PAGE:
Release Date: April 18, 2002


National Institute of Allergy and Infectious Diseases (NIAID)

Receipt Date: June 6, 2002


The main objectives of this RFP are: (a) to develop a rPA vaccine, (b) to 
assess the safety and immunogenicity of rPA in humans; (c) to assess 
protection provided by rPA in appropriate animal models of the inhalation 
disease, when administered in accordance with a pre-exposure and a post-
exposure immunization regimens; (d) to optimize dose regimens, vaccine 
formulation and immunization schedule demonstrated to be protective, based on 
the data from adequate animal models; and (e) to develop a feasibility plan 
to manufacture, formulate, and fill as single doses up to 25 million doses of 
rPA vaccine.

Recently, significant changes have occurred in both the nature and degree of 
the threat posed by the use of infectious agents as weapons of biological 
warfare. The risk of using such weapons once appeared to be restricted to 
international conflicts involving small numbers of industrialized nations and 
an increasing number of developing countries. However, with the recent 
deliberate exposure of postal workers, other government employees and the 
American public at large to anthrax spores, there is an urgent need to devise 
appropriate and effective measures to protect U.S. citizens from the harmful 
effects of Bacillus anthracis spores used as instruments of terror. Among the 
strategies that might be considered to protect the American public from 
deliberate environmental exposure to B. anthracis spores, two are based on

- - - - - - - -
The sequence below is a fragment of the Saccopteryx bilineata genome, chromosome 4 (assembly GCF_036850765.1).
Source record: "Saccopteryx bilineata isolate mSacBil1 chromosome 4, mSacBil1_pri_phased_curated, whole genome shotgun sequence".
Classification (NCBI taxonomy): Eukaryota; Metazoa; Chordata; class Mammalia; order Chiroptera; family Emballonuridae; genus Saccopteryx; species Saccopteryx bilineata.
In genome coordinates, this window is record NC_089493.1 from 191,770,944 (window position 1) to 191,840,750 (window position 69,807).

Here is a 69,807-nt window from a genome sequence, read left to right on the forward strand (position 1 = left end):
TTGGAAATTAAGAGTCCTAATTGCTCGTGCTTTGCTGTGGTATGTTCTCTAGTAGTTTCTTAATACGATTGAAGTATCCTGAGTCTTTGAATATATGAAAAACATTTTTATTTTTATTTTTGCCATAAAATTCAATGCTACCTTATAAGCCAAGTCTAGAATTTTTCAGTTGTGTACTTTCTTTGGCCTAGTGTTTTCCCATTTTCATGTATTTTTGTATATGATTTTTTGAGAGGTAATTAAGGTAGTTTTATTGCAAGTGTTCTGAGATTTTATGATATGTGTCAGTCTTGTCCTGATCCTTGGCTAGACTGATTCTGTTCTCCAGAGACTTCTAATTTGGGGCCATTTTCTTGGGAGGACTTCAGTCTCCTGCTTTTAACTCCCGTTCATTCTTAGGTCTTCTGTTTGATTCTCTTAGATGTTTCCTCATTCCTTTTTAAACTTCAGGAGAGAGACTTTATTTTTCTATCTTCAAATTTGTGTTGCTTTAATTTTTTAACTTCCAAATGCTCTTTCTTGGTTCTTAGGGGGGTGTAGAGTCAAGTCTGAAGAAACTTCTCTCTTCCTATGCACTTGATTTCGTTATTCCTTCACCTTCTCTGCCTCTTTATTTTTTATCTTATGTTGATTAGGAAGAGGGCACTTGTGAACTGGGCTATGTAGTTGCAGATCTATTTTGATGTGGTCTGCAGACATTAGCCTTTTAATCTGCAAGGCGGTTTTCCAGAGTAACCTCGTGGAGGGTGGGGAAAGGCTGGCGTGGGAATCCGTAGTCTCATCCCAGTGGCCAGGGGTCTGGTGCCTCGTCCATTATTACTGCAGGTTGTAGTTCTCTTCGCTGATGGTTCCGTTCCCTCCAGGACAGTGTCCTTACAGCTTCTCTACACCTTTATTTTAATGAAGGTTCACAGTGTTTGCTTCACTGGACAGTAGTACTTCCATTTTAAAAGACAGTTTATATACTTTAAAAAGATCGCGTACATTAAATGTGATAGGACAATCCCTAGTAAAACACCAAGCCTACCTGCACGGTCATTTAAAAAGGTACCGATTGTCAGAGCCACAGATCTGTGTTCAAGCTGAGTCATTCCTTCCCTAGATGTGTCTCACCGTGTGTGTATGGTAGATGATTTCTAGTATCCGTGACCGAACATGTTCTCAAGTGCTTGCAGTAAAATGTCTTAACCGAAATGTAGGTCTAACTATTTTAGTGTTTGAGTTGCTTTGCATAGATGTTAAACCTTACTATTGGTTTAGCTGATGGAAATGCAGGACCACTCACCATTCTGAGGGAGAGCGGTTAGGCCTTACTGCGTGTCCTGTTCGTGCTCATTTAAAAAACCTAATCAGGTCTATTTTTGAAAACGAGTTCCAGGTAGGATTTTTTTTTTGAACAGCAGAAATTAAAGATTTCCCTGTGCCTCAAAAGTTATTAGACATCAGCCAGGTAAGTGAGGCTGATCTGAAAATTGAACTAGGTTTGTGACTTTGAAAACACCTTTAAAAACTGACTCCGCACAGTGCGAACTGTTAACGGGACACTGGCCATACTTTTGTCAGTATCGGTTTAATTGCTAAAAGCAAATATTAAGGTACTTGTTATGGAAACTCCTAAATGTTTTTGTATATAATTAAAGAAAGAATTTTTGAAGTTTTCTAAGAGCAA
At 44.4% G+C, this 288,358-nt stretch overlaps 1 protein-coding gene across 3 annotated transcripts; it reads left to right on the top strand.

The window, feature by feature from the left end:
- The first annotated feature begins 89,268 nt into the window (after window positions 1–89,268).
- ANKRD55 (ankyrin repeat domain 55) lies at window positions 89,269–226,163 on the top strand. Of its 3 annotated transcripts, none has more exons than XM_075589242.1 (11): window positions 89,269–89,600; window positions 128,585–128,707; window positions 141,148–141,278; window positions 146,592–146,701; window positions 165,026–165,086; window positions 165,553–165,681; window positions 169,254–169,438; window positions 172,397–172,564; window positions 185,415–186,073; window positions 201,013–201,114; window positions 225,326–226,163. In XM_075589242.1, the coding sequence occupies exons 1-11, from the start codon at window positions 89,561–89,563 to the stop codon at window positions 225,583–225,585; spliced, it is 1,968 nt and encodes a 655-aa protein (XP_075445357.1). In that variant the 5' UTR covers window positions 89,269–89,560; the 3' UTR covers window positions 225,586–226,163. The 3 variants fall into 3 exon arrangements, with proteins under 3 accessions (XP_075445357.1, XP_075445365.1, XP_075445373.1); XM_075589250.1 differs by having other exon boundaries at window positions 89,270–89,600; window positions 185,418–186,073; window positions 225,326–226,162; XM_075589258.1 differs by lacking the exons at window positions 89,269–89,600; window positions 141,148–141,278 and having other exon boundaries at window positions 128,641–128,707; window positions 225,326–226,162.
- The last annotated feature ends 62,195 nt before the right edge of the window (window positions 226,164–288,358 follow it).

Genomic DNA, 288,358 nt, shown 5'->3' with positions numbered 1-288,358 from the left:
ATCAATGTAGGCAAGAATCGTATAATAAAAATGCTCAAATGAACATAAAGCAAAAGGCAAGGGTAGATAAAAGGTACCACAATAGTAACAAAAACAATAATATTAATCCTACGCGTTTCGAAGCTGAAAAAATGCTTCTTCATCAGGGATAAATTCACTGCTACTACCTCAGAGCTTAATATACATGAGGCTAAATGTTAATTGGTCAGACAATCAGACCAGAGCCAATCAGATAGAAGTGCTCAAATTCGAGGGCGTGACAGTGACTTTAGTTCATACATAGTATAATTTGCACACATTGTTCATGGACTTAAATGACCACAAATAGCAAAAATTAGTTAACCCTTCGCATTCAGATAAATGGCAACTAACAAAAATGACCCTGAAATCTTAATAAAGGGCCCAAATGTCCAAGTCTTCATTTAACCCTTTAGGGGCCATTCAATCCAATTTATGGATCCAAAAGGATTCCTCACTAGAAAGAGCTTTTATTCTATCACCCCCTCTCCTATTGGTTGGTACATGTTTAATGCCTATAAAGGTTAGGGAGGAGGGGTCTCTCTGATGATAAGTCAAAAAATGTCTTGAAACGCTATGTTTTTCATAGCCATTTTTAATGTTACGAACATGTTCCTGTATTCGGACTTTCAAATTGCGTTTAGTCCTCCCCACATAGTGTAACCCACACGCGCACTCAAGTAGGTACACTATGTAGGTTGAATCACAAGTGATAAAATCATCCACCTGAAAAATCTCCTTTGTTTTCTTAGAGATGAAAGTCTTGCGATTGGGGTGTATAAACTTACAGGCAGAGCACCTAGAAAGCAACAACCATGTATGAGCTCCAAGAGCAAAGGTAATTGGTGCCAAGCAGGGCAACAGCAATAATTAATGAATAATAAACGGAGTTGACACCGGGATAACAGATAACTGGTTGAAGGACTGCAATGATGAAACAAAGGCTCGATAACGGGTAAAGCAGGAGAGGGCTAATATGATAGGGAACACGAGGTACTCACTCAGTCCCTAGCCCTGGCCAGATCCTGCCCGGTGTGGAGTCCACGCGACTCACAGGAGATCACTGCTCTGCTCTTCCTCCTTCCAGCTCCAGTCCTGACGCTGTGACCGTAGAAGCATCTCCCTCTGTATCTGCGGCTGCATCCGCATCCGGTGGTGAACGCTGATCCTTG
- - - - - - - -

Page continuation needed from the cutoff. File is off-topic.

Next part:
elicitation of protective immunity with vaccines. The first involves prior 
immunization with minimal doses of a vaccine known to generate significant 
and long-term protective immunity against inhalation spore challenge (pre-
exposure vaccination). The second involves immunization, soon after aerosol 
exposure to spores and initiation of antibiotic prophylaxis, with a vaccine 
known to generate protective immunity relatively quickly after only a few 
immunizing doses (post-exposure vaccination). The latter would enable one to 
immunize at the time antibiotic therapy is begun so that a significant degree 
of protective immunity is present when antibiotic therapy is either completed 
or discontinued. In view of the events that have occurred since the national 
tragedy of September 11th, 2001, there is sufficient justification to warrant 
the rapid development, testing and licensure of a vaccine for both 
situations, ideally a single vaccine.

Although a licensed anthrax vaccine is required for both pre-exposure 
prophylaxis and post-exposure immunization, the primary purpose of this 
procurement is development and production of a vaccine to protect the general 
US population against inhalation anthrax when administered in an immunization 
series of not more than three doses. Initially, the vaccine will be evaluated 
in both genders aged 18 – 55 years to facilitate comparison to currently 
licensed anthrax vaccine, but subsequent studies leading to licensure are 
expected to extend the range of ages in which it is indicated and develop 
optimal dose regimen and schedule for pre-exposure prophylaxis. Demonstration 
of protection in appropriate animal models of inhalation anthrax within two 
weeks of the completion of the primary series will serve as a surrogate 
measure of protective immunity in humans.